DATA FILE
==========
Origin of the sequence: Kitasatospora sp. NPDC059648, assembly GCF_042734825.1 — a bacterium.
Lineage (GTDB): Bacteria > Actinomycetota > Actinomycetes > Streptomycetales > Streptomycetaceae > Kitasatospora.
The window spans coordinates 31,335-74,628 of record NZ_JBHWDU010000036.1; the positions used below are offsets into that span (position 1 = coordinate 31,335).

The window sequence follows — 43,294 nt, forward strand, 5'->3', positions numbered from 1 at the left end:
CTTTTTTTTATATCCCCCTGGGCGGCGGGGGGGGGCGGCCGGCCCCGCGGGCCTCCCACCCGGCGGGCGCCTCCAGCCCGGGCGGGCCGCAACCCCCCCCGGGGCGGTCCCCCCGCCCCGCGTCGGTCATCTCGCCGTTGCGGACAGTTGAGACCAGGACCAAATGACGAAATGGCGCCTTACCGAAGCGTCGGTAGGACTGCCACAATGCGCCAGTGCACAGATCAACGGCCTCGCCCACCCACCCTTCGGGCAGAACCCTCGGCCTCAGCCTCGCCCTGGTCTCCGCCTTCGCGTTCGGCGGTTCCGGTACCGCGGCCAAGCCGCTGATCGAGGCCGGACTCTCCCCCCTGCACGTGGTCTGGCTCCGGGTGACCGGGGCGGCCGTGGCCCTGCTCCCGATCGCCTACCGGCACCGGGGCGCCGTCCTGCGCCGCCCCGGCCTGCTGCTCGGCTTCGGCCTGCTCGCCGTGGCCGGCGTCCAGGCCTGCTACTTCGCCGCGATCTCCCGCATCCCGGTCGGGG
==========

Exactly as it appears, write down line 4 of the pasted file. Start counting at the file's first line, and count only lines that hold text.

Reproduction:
The window sequence follows — 43,294 nt, forward strand, 5'->3', positions numbered from 1 at the left end: